In this issue

Jonathan Tobin: Defending the Right to a Jewish State

Heather Hale: Compliment your kids without giving them big heads

Megan Shauri: 10 ways you are ruining your own happiness

Carolyn Bigda: 8 Best Dividend Stocks for 2015

Kiplinger's Personal Finance editors: 7 Things You Didn't Know About Paying Off Student Loans

Samantha Olson: The Crucial Mistake 55% Of Parents Are Making At Their Baby's Bedtime

Densie Well, Ph.D., R.D. Open your eyes to yellow vegetables

The Kosher Gourmet by Megan Gordon With its colorful cache of purples and oranges and reds, COLLARD GREEN SLAW is a marvelous mood booster --- not to mention just downright delish
April 18, 2014

Rabbi Yonason Goldson: Clarifying one of the greatest philosophical conundrums in theology

Caroline B. Glick: The disappearance of US will

Megan Wallgren: 10 things I've learned from my teenagers

Lizette Borreli: Green Tea Boosts Brain Power, May Help Treat Dementia

John Ericson: Trying hard to be 'positive' but never succeeding? Blame Your Brain

The Kosher Gourmet by Julie Rothman Almondy, flourless torta del re (Italian king's cake), has royal roots, is simple to make, . . . but devour it because it's simply delicious

April 14, 2014

Rabbi Dr Naftali Brawer: Passover frees us from the tyranny of time

Greg Crosby: Passing Over Religion

Eric Schulzke: First degree: How America really recovered from a murder epidemic

Georgia Lee: When love is not enough: Teaching your kids about the realities of adult relationships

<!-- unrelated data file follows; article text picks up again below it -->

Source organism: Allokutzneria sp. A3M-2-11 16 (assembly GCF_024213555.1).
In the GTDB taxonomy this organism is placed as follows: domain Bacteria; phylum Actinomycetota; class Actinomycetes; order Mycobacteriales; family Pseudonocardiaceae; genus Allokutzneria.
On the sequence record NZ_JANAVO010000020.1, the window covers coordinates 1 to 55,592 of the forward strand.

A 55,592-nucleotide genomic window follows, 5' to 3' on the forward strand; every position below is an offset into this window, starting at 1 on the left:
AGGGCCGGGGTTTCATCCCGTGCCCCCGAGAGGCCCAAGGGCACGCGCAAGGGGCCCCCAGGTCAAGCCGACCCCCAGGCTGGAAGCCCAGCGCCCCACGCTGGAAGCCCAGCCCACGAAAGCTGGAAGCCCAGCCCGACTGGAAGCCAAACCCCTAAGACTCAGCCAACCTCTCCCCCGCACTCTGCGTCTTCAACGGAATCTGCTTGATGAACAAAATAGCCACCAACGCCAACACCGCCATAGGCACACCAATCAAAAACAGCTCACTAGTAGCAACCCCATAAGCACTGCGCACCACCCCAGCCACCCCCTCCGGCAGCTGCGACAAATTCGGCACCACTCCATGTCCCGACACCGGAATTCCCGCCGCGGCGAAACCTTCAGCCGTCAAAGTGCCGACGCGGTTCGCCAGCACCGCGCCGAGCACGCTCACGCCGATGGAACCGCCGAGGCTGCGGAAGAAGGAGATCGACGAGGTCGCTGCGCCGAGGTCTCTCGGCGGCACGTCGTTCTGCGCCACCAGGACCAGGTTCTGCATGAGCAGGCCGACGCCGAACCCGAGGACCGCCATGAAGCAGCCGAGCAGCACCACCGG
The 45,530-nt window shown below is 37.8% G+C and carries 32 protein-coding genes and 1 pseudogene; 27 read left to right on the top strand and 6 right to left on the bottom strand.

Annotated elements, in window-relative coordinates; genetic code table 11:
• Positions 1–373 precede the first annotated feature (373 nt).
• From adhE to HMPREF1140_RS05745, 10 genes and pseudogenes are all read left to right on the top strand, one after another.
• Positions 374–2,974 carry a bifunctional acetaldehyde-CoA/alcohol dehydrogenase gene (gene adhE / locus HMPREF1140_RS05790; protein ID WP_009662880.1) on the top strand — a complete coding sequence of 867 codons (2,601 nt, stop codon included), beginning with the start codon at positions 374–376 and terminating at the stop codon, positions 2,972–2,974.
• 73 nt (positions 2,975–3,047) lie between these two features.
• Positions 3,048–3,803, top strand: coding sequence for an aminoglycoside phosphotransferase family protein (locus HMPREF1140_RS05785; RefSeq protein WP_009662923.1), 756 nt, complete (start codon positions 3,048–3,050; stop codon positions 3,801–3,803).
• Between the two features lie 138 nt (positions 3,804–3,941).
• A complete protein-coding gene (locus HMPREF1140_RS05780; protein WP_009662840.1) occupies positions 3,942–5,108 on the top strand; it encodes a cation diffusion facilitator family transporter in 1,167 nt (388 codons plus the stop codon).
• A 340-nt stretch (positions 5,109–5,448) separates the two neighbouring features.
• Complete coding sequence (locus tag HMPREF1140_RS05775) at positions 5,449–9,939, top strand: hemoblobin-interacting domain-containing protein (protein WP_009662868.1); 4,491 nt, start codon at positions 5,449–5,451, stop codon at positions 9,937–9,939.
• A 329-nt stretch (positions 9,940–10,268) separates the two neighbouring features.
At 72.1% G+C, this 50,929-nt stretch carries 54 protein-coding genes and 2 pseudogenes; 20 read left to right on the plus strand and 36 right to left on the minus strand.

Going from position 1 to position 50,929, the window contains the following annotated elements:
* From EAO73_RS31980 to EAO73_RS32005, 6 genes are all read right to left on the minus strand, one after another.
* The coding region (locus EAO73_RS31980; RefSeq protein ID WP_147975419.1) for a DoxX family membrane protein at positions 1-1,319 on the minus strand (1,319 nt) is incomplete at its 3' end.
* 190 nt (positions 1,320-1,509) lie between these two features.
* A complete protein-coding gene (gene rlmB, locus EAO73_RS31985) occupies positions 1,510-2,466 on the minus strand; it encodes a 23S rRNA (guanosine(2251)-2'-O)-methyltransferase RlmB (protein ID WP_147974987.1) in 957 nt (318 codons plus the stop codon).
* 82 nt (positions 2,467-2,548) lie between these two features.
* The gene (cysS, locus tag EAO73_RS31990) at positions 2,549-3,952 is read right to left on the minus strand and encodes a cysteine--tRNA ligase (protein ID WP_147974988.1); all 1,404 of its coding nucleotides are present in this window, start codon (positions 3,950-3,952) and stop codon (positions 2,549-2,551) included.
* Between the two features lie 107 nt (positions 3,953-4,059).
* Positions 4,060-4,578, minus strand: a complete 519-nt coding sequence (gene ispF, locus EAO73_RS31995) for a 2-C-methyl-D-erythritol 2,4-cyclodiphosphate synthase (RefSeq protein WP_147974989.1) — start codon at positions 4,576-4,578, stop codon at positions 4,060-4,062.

Cameron Huddleston: Freebies for Your Lawn and Garden

Gordon Pape: How you can tell if your financial adviser is setting you up for potential ruin

Dana Dovey: Up to 500,000 people die each year from hepatitis C-related liver disease. New Treatment Has Over 90% Success Rate

Justin Caba: Eating Watermelon Can Help Control High Blood Pressure

The Kosher Gourmet by Joshua E. London and Lou Marmon Don't dare pass over these Pesach picks for Manischewitz!

April 11, 2014

Rabbi Hillel Goldberg: Silence is much more than golden

Caroline B. Glick: Forgetting freedom at Passover

Susan Swann: How to value a child for who he is, not just what he does

Cameron Huddleston: 7 Financial Tasks You Should Tackle Right Now

Sandra Block and Lisa Gerstner: How to Profit From Your Passion

Susan Scutti: A Simple Blood Test Might Soon Diagnose Cancer

Chris Weller: Have A Slow Metabolism? Let Science Speed It Up For You

The Kosher Gourmet by Diane Rossen Worthington Whitefish Terrine: A French take on gefilte fish

April 9, 2014

Jonathan Tobin: Why Did Kerry Lie About Israeli Blame?

Samuel G. Freedman: A resolution 70 years later for a father's unsettling legacy of ashes from Dachau

Jessica Ivins: A resolution 70 years later for a father's unsettling legacy of ashes from Dachau

Kim Giles: Asking for help is not weakness

Kathy Kristof and Barbara Hoch Marcus: 7 Great Growth Israeli Stocks

Matthew Mientka: How Beans, Peas, And Chickpeas Cleanse Bad Cholesterol and Lowers Risk of Heart Disease

Sabrina Bachai: 5 At-Home Treatments For Headaches

The Kosher Gourmet by Daniel Neman Have yourself a matzo ball: The secrets bubby never told you and recipes she could have never imagined

April 8, 2014

Lori Nawyn: At Your Wit's End and Back: Finding Peace

Susan B. Garland and Rachel L. Sheedy: Strategies Married Couples Can Use to Boost Benefits

David Muhlbaum: Smart Tax Deductions Non-Itemizers Can Claim

Jill Weisenberger, M.S., R.D.N., C.D.E : Before You Lose Your Mental Edge

Dana Dovey: Coffee Drinkers Rejoice! Your Cup Of Joe Can Prevent Death From Liver Disease

Chris Weller: Electric 'Thinking Cap' Puts Your Brain Power Into High Gear

The Kosher Gourmet by Marlene Parrish A gift of hazelnuts keeps giving --- for a variety of nutty recipes: Entree, side, soup, dessert

April 4, 2014

Rabbi David Gutterman: The Word for Nothing Means Everything

Charles Krauthammer: Kerry's folly, Chapter 3

Amy Peterson: A life of love: How to build lasting relationships with your children